The town of Karlovo has 25 715 inhabitants and is 520 metres above sea level. It is situated in the valley of the same name, which is part of the famous Rose Valley, along the two banks of Stara Reka River, left feeder of Stryama River. The town is located 141 km east of Sofia, 58 km north of Plovdiv, 55 km west of Kazanluk, 66 km south of Troyan, 5 km east of Sopot and 17 km west of Kalofer. It is the birthplace of the greatest Bulgarian - The Apostle of Freedom Vassil Levski.
History: Karlovo’s remote past is not well explored. The village mounds, remains of Roman roads and constructions that were found in its vicinity can’t be related to certain names and events. Today’s town is a relatively new one. It originated on the right bank of Stara Reka River right after the Ottoman invasion in Bulgaria, as an administrative centre and a residence of the local Turkish Feudal lords, close to the old village of Sushitsa. The village was named Karlovo after the local Turkish feudal lord. The beginning of the 19th century for Karlovo was a time of rapid economic boom, cultural uplift and revolutionary ardour. Hundreds of weaving shops and watermills worked near Stara Reka River. Rich merchants bought what the skilful master coppersmiths, goldsmiths, manufacturers of woollen braids and aba (coarse homespun woollen cloth and upper men’s garment made of it), leather-workers had created and traded with distant countries - Egypt, Albania, Dubrovnik, Romania, Vienna. Karlovo became a big and bustling village with a disctinct centre, town clock and nice houses. The Russian-Turkish War of Liberation put an end to the wealthy life in the town, despite the gained liberty. In 1877 the bashibozouks (Turkish armed volunteers) plundered and set Karlovo on fire. 813 people were slaughtered, most of the survivors ran away through the Balkan Mountains. Fortunately, the surviving parts of Karlovo have kept their original identity.
The town is the birthplace of the teacher Botyo Petkov, father of Hristo Botev; Dr. Ivan Bogorov, (writer from the period of Bulgarian National Revival, publisher of the first Bulgarian newspaper Bulgarski Orel (Bulgarian Eagle) in Leipzig in 1846-1847); the brothers Evlogi and Hristo Georgievi (distinguished representatives of the emerging Bulgarian bourgeoisie and patriots, who donated 6 million golden Levs for a Bulgarian institution of higher education - The University), Braiko Hadzhigenov, Hristo Popvassilev and others. Also a native of Karlovo is the famous Bulgarian mountaineer Hristo Prodanov, first to climb a peak higher than 8000 metres - Lhotse (8516 m) and the first Bulgarian to set foot on “The roof of the World” – Mt. Everest (8848 m, 20 April 1984), he remained forever in its frozen embrace. Its greatest fame, however, the town owes to the fact that it’s the hometown of Mother Bulgaria’s greatest son - The Apostle of Bulgarian Freedom - Vassil Ivanov Kunchev - Levski.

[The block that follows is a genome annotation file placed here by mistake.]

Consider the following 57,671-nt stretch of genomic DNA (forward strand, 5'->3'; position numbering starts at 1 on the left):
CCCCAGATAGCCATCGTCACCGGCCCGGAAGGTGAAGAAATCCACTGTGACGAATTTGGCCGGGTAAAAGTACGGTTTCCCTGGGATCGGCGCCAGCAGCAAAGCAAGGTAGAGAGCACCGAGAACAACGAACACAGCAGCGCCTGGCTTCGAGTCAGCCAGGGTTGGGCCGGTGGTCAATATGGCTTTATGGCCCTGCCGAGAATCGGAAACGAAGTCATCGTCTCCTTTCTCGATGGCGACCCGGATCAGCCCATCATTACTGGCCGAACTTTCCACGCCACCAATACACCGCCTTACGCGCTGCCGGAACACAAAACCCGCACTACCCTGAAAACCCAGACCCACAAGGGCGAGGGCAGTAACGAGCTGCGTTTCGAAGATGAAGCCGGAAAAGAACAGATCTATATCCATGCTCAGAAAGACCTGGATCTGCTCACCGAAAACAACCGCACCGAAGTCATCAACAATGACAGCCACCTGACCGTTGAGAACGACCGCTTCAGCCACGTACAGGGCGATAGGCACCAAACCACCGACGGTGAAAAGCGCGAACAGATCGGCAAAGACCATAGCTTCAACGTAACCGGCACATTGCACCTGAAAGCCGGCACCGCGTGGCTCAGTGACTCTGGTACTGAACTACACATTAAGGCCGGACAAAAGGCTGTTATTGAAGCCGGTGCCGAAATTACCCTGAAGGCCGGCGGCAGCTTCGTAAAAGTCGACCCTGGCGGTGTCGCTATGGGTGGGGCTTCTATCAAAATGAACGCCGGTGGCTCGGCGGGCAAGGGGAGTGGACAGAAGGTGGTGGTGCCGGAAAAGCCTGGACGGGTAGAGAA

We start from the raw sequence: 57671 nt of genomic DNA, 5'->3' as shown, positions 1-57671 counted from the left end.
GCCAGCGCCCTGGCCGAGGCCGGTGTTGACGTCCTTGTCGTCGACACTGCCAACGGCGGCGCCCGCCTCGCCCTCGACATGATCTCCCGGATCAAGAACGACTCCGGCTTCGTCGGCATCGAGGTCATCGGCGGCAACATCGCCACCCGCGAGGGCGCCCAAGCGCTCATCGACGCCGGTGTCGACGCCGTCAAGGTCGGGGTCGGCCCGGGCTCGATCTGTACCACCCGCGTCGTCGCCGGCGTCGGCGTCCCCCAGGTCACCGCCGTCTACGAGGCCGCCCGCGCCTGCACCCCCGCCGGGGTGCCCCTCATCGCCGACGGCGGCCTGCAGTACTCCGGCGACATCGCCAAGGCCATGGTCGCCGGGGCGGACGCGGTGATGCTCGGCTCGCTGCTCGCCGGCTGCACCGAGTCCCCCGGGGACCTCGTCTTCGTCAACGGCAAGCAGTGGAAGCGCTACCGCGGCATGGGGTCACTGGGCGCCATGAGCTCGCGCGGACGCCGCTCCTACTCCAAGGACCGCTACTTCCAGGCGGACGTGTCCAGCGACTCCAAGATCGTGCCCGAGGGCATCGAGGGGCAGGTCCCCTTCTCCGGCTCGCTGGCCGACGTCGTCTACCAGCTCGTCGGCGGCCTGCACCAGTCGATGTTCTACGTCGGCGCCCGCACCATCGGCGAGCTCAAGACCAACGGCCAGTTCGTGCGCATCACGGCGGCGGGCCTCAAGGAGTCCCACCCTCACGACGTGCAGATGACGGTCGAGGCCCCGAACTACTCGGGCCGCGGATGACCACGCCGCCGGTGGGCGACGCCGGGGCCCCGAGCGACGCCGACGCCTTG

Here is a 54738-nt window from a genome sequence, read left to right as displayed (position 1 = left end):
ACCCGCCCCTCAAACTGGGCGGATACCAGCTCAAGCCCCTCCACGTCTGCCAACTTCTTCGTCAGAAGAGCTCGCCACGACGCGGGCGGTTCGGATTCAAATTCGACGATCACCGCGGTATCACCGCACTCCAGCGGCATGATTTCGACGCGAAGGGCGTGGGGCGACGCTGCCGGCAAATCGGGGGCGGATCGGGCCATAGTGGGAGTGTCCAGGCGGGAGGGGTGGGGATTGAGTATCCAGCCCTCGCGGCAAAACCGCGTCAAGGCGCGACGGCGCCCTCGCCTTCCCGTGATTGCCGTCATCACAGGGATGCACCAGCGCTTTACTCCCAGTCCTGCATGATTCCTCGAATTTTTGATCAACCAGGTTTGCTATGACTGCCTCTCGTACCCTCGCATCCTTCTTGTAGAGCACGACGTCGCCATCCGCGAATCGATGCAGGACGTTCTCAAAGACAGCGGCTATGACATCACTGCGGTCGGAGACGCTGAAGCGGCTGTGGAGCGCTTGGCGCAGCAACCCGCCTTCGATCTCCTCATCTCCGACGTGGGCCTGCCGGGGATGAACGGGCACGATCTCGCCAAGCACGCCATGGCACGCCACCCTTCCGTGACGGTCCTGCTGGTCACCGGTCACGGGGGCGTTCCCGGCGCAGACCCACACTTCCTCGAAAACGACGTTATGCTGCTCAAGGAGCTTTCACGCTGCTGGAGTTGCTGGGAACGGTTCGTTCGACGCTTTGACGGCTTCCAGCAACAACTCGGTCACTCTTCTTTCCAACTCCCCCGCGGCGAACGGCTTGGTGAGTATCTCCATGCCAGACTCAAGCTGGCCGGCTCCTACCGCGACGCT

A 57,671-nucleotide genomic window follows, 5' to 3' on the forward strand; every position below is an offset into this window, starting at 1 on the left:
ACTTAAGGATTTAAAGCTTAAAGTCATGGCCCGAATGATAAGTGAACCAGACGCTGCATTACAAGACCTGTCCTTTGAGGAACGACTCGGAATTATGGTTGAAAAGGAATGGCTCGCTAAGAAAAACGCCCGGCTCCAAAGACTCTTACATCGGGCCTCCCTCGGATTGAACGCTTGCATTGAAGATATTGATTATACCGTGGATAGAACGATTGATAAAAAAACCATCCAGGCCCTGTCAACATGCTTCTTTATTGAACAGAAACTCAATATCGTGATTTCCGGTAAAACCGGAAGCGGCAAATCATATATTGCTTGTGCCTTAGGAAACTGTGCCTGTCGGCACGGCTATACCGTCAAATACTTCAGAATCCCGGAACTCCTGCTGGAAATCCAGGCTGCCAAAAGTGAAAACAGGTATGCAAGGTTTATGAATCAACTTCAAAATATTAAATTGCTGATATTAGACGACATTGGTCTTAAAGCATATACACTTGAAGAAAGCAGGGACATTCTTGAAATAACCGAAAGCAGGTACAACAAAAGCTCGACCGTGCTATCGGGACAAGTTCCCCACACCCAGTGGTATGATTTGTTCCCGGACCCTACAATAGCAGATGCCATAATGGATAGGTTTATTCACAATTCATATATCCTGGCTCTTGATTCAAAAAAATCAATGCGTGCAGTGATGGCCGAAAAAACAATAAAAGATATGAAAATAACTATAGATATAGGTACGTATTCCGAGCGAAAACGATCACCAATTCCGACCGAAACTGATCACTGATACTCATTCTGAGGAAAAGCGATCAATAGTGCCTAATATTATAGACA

Landmarks: The Town Historical Museum (Bulgarian National Revival and Ethnography, next to the Levski Monument) in house in The Old School- a valuable architectural and historical monument of culture since 1871. Vassil Levski House-Museum. The original house was set on fire during the War of Liberation. The stairs to the cellar and the hideout are all that survived. In 1937 under the initiative of Bulgarian patriots the house was restored.